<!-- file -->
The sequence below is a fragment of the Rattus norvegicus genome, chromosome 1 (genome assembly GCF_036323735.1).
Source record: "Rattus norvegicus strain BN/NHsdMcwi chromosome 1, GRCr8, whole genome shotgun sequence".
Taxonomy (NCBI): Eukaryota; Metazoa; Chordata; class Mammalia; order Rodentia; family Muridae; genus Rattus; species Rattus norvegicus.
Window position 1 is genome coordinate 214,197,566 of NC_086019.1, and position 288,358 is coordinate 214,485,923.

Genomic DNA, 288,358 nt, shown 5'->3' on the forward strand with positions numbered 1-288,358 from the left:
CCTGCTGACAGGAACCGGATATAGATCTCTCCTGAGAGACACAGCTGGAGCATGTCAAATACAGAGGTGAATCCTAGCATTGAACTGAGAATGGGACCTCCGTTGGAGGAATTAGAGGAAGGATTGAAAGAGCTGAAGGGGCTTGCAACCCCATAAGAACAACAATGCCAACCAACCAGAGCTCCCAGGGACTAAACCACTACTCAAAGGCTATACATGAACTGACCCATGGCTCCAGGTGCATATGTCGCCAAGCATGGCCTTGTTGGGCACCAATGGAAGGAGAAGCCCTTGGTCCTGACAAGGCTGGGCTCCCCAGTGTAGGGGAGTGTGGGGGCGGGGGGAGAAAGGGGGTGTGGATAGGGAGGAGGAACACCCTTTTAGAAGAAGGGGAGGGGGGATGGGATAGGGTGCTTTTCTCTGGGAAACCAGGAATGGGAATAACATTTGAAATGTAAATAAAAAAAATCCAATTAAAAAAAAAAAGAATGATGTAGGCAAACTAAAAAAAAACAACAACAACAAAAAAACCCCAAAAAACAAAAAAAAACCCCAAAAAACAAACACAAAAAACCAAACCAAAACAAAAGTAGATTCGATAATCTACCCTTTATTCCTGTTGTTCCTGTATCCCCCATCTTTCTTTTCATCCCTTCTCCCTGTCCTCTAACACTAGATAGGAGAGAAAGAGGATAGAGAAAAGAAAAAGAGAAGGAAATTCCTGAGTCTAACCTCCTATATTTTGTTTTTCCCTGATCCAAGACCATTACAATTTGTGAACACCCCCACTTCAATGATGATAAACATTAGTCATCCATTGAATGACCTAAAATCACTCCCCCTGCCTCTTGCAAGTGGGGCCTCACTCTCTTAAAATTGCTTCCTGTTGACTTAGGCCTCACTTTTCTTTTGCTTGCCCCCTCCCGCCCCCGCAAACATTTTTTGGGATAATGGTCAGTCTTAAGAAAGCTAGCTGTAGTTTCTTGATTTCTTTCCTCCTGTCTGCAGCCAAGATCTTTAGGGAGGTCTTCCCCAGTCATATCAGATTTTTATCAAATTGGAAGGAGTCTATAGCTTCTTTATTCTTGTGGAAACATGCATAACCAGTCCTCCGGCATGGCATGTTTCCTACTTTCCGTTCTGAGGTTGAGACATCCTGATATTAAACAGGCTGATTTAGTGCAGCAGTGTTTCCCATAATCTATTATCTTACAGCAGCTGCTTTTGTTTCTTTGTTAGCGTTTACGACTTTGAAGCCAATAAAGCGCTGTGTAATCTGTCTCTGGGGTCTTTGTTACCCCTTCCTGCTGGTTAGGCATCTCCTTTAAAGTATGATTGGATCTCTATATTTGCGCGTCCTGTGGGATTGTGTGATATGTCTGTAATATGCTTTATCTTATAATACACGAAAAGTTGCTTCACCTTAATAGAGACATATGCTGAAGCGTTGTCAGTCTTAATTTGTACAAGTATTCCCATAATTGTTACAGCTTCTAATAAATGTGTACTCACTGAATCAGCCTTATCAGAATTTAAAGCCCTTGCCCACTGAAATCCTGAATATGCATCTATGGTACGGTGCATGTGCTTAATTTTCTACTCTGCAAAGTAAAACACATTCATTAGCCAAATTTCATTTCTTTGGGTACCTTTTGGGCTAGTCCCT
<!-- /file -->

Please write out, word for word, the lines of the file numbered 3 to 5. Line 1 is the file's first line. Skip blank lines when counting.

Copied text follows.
Taxonomy (NCBI): Eukaryota; Metazoa; Chordata; class Mammalia; order Rodentia; family Muridae; genus Rattus; species Rattus norvegicus.
Window position 1 is genome coordinate 214,197,566 of NC_086019.1, and position 288,358 is coordinate 214,485,923.

Genomic DNA, 288,358 nt, shown 5'->3' on the forward strand with positions numbered 1-288,358 from the left: